I would have to agree with Wayne. Just like everything else, a person can only focus on what hits closest to home. For me, it is marriage. Does that mean that I am rich and white? No, well, I may be white, but I'm far from rich. If people want to be heard, they need to stand up. And if standing up does not work, they need to climb the tallest tree, and so on until they are heard. People worried about marriage cannot be blamed for the lack of HIV education. People worried about marriage cannot be blamed because someone is afraid to come out, or cannot come out. It's preposterous to say what we need to work on first, or second, or third. Then there would really be a so-called agenda that all the breeders think we have, and I am still waiting to be filled in on. Anonymous, I'm not trying to be rude here, so please do not take it as such. I'm just saying that my worries aren't always your worries. Does that make mine are more substantial than yours? Of course not. But they are important to me and my family.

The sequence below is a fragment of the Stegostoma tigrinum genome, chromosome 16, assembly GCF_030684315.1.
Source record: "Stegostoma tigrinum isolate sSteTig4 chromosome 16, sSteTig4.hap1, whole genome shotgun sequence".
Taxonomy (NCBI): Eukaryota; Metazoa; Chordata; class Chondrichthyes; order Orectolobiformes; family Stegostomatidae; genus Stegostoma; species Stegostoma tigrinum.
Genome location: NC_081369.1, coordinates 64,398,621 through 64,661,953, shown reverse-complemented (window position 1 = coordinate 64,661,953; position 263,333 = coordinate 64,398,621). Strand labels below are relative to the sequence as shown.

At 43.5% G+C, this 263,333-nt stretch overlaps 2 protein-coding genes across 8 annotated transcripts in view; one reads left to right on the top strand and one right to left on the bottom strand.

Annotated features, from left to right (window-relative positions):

posted by Jeromie Brann-Hurt, at
8/18/2006 12:54 PM
I have to disagree with you here. As a queer person of color, I can understand the author's sentiment regarding the notion that the gay marriage movement is run by white gay men who are insensitive to the needs of other queer people, particularly queer people of color and those queers who exist on the margins of our economy.
While this is certainly not true of ALL gay white men, my experience (such as it is) has been that this seems to be the case more often than not.